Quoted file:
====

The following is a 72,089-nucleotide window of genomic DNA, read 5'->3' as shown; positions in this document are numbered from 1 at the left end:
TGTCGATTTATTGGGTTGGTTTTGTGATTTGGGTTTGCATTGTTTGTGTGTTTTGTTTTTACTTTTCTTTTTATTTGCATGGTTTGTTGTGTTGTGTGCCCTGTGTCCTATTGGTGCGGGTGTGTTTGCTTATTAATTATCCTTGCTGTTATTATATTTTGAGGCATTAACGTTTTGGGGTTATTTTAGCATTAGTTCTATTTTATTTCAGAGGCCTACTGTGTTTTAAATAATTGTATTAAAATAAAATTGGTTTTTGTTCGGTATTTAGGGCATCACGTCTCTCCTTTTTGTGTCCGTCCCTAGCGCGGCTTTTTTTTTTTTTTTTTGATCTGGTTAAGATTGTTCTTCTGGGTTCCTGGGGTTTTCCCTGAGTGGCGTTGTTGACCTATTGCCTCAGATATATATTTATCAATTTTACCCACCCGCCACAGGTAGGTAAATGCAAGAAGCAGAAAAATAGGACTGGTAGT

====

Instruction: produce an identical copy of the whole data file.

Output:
The following is a 72,089-nucleotide window of genomic DNA, read 5'->3' as shown; positions in this document are numbered from 1 at the left end:
TGTCGATTTATTGGGTTGGTTTTGTGATTTGGGTTTGCATTGTTTGTGTGTTTTGTTTTTACTTTTCTTTTTATTTGCATGGTTTGTTGTGTTGTGTGCCCTGTGTCCTATTGGTGCGGGTGTGTTTGCTTATTAATTATCCTTGCTGTTATTATATTTTGAGGCATTAACGTTTTGGGGTTATTTTAGCATTAGTTCTATTTTATTTCAGAGGCCTACTGTGTTTTAAATAATTGTATTAAAATAAAATTGGTTTTTGTTCGGTATTTAGGGCATCACGTCTCTCCTTTTTGTGTCCGTCCCTAGCGCGGCTTTTTTTTTTTTTTTTTGATCTGGTTAAGATTGTTCTTCTGGGTTCCTGGGGTTTTCCCTGAGTGGCGTTGTTGACCTATTGCCTCAGATATATATTTATCAATTTTACCCACCCGCCACAGGTAGGTAAATGCAAGAAGCAGAAAAATAGGACTGGTAGT